How the rest of the world sees America in 2020
(BPT) – The United States of America is confusing in the best of times. Tax returns. Fifty different legal systems. Why we still use pounds, inches and Fahrenheit. Daylight saving time. We could go on.
And in the worst of times? From political debates about wearing masks in a pandemic to a contested Electoral College result, America continues to leave the rest of the world baffled and, in no small part, shocked during the turbulence of the past 12 months. And: totally and utterly obsessed.
“I have never known people [around the world] on tenterhooks in the way that they are” at this moment, says Katty Kay, a veteran BBC journalist based in Washington, D.C. They want to know “what the heck is going on in this country right now,” she says. Enter Carlos Watson, the most important new face in the U.S. media industry who’s emerging as one of the digital generation’s preferred voices to make sense of the turbulence of 2020. To help cut through the noise, Kay and Watson co-host When Katty Met Carlos, one of the best podcasts to help you understand U.S. politics and society today. The program has already topped the podcast charts in over a dozen countries, and recently had its season extended. Watson is the CEO and co-founder of OZY, a dynamic media startup that has impressed many by being able to secure groundbreaking partnerships with titans of the media industry such as A+E Networks and iHeartRadio; the BBC being the latest of those, cementing OZY’s role as a global authority in news, discussion and analysis.
With insights from journalists, politicians and experts from across the globe, When Katty Met Carlos takes a step back to examine the state of the American experiment from the ground up, providing forward-looking insight and commentary you can’t find anywhere else. Here’s a look at some of the key perspectives that Kay and Watson have unearthed about America as seen in the eyes of the rest of the world today.
1. America humbled?
With the world’s highest number of cases and among the highest rates of deaths per capita due to the COVID-19 pandemic, what Americans often describe as the “greatest country in the world” has struggled in the greatest test the world has faced in a generation. Has the pandemic created a dent in the idea of American exceptionalism? And, Kay ponders in the opening episode of When Katty Met Carlos, has America’s national self-confidence actually harmed its ability to learn from other countries’ responses to the pandemic? The rest of the world is starting to wonder whether America has been humbled by 2020.
2. A former role model, now questioned
The United States has long been admired as a global gold standard in economics and democracy — and its global leadership in both areas is currently in peril. The coronavirus pandemic has amplified inequalities that have become a hallmark of American capitalism, with growing rates of poverty among children and racial minorities. Instead of looking to the U.S. for leadership, many countries have recently turned to the German policy of Kurzarbeit (short-time working), in which governments top up the wages of staff on reduced hours to offset unemployment. In the realm of politics, a shaky electoral process, an impeached president and a lack of public trust in institutions have many around the world wondering whether American democracy is under threat. Several American adversaries, such as Russia and China, have openly gloated at the apparent stability of their own political systems relative to the U.S., and some younger democracies for which the U.S. would typically be a role model, such as Bolivia, have questioned whether America is really an example worth following.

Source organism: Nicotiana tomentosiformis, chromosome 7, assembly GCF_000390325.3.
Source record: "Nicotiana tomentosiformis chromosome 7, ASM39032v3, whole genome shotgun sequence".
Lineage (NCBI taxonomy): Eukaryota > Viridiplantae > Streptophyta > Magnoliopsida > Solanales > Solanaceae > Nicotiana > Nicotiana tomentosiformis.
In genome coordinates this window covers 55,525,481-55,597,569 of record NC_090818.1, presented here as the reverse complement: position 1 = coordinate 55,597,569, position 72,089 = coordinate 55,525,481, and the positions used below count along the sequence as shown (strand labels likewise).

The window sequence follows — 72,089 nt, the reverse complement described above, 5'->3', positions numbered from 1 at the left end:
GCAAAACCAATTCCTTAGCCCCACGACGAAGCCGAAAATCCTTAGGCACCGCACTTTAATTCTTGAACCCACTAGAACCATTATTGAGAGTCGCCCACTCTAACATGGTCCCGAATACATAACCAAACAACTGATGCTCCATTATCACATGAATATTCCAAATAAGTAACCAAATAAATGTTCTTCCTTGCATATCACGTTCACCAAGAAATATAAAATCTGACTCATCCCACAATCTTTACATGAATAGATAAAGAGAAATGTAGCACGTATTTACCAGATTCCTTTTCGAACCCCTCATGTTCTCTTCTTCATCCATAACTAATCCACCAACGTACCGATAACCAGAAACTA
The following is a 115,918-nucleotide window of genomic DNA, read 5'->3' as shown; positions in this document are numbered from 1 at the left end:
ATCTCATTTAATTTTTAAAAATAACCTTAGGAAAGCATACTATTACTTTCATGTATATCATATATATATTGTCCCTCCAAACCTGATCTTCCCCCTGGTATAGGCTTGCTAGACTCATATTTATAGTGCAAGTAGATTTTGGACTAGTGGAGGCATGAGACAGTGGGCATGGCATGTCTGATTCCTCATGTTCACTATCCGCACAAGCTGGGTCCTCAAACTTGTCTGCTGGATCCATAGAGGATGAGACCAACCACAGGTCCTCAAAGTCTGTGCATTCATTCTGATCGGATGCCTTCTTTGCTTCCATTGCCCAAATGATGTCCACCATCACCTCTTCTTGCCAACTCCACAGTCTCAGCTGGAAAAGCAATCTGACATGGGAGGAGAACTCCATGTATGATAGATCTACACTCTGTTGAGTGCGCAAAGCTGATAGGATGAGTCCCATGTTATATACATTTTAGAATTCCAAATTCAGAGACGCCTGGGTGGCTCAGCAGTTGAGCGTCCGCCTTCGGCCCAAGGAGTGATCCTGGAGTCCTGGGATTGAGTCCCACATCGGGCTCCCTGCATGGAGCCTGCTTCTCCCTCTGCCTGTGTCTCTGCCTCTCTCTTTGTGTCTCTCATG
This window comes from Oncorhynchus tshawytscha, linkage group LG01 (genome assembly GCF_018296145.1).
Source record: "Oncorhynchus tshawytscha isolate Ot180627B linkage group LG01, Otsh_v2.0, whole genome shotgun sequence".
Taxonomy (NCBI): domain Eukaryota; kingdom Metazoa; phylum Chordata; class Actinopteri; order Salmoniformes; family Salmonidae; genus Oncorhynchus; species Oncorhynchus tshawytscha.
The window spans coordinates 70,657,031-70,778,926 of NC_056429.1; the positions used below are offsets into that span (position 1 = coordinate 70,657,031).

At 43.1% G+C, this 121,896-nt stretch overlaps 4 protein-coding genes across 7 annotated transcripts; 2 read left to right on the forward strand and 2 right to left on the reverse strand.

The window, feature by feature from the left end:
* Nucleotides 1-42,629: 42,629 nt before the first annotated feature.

3. A global conversation about race
The United States has been forced to confront a conversation about race with more urgency than it has in decades, and the world is watching. While the issue of racism afflicts every society, there is perhaps no country that faces it as acutely as the U.S., with the potential exception of South Africa. “Without having the conversation about what happened here in the past, there will be no conversation about what happens next,” South African journalist Justice Malala tells When Katty Met Carlos. The Truth and Reconciliation process there, says Malala, had the effect that “everyone came to be under the tent” of mutual understanding, even though many people ultimately left those discussions unsatisfied about the path forward. America still needs to get under the tent, he says. Whether the U.S. will take the baton of leadership from South Africa on this issue remains to be seen.